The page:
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Flashcards in Exam 1 Deck (42):
1

amphora

a two handled jar with a narrow neck that was used in ancient times to store or carry wine or oils

2

architrave

the lintel or beam that rests on the capitals of the columns. It is an architectural element in Classical architecture.

3

bilingual pot

included the older black-figure style of decoration on one side of the pot and the newer red-figure style on the other side. Style was created with uncertainty if new people would accept the new style of pottery.

4

black-figure

Figures and ornaments were painted on the body of the vessel using shapes and colors reminiscent of silhouettes. Delicate contours were incised into the paint before firing, and details could be reinforced and highlighted with opaque colors, usually white and red.

5

canon of proportions

Repeatable statements of power. Body is proportionate in an artificial way. Rule of mathematical proportions of the human body that was used for measurements of the human body in sculpturing. Canon was based on a ratio of units and the length of various body parts

6

capital

forms the topmost member of a column (or a pilaster). It mediates between the column and the load thrusting down upon it, broadening the area of the column's supporting surface.

7

caryatid

is a sculpted female figure serving as an architectural support taking the place of a column or a pillar supporting an entablature on her head

8

cella

is the inner chamber of a temple in classical architecture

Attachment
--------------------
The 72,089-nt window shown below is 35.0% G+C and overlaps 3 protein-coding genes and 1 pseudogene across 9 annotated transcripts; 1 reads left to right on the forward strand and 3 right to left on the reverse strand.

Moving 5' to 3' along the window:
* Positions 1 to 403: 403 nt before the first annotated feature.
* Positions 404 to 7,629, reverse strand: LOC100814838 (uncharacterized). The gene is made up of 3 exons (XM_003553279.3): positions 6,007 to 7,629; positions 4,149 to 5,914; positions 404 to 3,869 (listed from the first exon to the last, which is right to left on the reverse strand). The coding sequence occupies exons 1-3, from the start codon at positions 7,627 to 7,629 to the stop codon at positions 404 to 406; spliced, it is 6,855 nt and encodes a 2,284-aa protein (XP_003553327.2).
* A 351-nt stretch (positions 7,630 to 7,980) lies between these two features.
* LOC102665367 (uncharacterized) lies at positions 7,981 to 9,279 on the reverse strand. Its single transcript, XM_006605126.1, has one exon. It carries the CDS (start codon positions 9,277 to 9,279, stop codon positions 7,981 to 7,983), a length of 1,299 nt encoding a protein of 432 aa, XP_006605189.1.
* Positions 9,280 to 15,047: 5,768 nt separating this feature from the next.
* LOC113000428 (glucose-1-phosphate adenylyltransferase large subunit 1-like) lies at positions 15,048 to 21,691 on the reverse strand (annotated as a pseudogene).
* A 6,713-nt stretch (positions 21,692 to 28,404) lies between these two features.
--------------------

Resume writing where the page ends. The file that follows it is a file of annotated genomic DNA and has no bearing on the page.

9

chimaera

a monstrous fire-breathing hybrid creature of Lycia in Asia Minor, composed of the parts of more than one animal. Usually depicted as a lion, with the head of a goat arising from its back, and a tail that might end with a snake's head

10

corbelled vaulting

is an arch-like construction method that uses the architectural technique of corbeling to span a space or void in a structure, such as an entranceway in a wall or as the span of a bridge

11

Dorians

no fucking clue

12

entablature

a horizontal, continuous lintel on a classical building supported by columns or a wall, comprising the architrave, frieze, and cornice.

13

entasis

a slight convex curve in the shaft of a column, introduced to correct the visual illusion of concavity produced by a straight shaft.

14

fluting

narrow channels running up and down the columns. it made the columns look skinnier and taller and more elegant. Fluting the columns also gave them more of a feeling of rhythm, which architects working in ancient Greece thought was an important aspect of a temple.

15

foreshortening

the distortion that is seen by the eye when an object or figure is viewed at a distance or at an unusual angle. In a photograph of a recumbent figure positioned so that the feet are nearest the camera, for instance, the feet will seem unnaturally large and those body parts at a distance, such as the head, unnaturally small

16

frieze

the middle of the three main divisions of an entablature (section resting on the capital). The frieze is above the architrave and below the cornice (in a position that could be quite difficult to view). The term also refers to any long, narrow, horizontal panel or band used for decorative purposes—e.g., on pottery, on the walls of a room, or on the exterior walls of buildings.